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Maternal Origin and Other Determinants of Cord Serum Organochlorine Compound Concentrations in Infants from the General Population

AuthorsVizcaíno, Esther ; Grimalt, Joan O. ; López-Espinosa, María-José; Llop, Sabrina; Rebagliato, Marisa; Ballester, Ferrán
Issue Date28-Jul-2010
PublisherAmerican Chemical Society
CitationEnvironmental Science and Technology 44(16): 6488–6495 (2010)
AbstractOrganochlorine compounds (OCs), including pesticides and polychlorobiphenyls (PCBs), were determined in the serum of 499 cord blood samples from infants born during 2004−2006 in Valencia (Spain). The concentrations were found to be correlated with the region of origin of the mothers. Those from Latin-America gave birth to infants with higher 4,4′-DDE and 4,4′-DDT concentrations than those from Europe. On the contrary, European mothers had children with higher concentrations of hexachlorobenzene and PCBs than Latin-American mothers. These associations were independent of maternal period of stage in Valencia. Data examination with a multivariate model including maternal region of origin described 39−44% of the concentration variability of 4,4′-DDE and total PCBs with statistic significance. Other maternal variables found to significantly influence OC burden in newborns were age, education level, and body mass index (BMI). In general, older women, with higher education standards and higher BMI had infants with higher OC serum concentrations than younger women, with lower education scores and low BMI. The increase of 4,4′-DDT in newborns from mothers with high education levels and high BMI suggest that dissimilar maternal diets may be at the origin of some of these OC body burden differences.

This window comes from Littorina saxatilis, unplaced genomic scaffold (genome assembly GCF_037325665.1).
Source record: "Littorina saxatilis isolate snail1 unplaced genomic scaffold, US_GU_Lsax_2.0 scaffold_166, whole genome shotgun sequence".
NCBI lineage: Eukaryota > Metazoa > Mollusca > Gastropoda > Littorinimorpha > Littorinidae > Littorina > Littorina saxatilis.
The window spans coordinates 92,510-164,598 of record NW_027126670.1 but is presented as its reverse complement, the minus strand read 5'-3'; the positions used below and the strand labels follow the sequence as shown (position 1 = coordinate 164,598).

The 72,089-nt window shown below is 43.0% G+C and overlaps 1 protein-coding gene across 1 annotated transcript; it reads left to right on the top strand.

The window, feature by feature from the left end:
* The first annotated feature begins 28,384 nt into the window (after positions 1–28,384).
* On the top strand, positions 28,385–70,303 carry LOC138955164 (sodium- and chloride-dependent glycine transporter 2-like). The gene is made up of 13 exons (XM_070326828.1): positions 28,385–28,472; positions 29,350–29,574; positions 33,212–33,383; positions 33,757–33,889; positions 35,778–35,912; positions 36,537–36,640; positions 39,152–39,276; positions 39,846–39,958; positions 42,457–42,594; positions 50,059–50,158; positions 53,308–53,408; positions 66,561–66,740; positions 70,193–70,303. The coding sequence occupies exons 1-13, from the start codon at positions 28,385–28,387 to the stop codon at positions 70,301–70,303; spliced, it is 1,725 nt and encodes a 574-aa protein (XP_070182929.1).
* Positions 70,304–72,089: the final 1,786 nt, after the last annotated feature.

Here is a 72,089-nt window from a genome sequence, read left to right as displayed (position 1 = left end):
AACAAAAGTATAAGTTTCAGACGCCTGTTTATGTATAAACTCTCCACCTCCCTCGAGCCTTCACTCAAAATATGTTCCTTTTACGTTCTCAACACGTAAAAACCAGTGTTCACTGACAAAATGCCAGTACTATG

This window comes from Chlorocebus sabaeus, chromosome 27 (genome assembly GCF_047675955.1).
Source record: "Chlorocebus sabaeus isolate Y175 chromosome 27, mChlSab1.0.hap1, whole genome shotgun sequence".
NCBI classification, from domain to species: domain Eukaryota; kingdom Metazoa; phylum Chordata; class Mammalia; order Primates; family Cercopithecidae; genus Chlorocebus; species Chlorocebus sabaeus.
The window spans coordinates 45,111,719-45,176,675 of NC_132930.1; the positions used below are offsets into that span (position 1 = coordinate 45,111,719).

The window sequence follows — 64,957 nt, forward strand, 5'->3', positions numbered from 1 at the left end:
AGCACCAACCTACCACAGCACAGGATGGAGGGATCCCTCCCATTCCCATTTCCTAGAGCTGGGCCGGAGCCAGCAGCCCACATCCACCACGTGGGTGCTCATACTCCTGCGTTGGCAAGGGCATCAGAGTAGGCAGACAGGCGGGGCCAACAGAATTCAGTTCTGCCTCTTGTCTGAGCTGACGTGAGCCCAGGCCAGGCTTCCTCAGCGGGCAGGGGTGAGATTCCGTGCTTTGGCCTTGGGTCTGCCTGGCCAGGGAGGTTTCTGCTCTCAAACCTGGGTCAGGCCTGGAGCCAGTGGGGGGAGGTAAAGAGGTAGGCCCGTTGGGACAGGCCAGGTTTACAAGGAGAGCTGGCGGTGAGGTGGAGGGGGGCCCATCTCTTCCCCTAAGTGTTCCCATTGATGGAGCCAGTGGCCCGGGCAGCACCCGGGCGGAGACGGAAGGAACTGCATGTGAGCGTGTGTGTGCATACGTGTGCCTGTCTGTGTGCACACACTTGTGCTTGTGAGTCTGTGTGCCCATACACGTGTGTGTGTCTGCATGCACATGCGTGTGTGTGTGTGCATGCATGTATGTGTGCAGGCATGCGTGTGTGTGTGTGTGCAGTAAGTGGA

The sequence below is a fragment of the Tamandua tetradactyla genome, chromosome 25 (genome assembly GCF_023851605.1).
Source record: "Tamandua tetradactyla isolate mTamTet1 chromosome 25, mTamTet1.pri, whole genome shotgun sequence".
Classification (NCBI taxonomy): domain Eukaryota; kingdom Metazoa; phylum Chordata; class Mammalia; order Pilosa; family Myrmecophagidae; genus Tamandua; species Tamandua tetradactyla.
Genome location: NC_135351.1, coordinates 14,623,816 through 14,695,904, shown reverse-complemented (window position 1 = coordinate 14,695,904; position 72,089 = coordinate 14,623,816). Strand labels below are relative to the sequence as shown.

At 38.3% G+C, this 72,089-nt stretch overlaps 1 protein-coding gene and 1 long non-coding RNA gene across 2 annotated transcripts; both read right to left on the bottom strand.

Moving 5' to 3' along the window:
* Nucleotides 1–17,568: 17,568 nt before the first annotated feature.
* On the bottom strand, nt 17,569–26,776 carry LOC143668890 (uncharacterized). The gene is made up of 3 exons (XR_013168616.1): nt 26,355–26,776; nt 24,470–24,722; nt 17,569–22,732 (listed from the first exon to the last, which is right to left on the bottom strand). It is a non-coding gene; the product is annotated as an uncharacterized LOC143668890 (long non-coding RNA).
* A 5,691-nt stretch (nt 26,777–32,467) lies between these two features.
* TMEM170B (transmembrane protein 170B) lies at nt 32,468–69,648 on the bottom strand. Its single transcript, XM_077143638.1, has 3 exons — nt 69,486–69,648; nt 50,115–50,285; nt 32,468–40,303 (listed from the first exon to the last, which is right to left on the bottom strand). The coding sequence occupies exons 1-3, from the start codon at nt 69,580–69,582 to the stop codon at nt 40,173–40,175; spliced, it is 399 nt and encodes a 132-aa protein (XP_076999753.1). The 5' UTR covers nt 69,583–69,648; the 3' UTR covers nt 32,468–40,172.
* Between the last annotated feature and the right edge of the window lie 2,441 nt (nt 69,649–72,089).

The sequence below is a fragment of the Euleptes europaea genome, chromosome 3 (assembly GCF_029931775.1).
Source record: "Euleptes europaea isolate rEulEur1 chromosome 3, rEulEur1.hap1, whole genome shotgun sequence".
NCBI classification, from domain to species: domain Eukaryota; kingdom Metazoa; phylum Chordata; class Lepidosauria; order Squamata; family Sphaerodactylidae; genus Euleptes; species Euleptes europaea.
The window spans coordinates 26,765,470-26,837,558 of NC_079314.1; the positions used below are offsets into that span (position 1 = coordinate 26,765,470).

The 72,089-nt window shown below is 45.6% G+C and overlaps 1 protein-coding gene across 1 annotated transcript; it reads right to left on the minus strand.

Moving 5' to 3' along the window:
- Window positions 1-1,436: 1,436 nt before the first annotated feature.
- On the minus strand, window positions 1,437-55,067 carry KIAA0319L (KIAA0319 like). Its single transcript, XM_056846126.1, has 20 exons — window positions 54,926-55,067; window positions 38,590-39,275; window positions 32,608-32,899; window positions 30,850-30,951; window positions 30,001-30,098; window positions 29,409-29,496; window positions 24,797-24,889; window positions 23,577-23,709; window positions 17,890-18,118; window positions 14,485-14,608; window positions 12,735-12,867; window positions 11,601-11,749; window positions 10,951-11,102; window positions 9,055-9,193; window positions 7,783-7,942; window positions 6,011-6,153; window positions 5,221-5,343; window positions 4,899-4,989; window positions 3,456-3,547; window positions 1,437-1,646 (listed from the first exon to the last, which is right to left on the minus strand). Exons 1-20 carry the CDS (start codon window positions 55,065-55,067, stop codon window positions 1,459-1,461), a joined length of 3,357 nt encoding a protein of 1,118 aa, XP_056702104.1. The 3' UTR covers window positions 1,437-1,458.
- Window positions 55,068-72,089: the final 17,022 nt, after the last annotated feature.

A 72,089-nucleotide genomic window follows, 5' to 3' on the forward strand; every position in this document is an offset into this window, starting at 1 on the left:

Publisher version (URL)http://dx.doi.org/10.1021/es101397e
Appears in Collections:(IDAEA) Artículos
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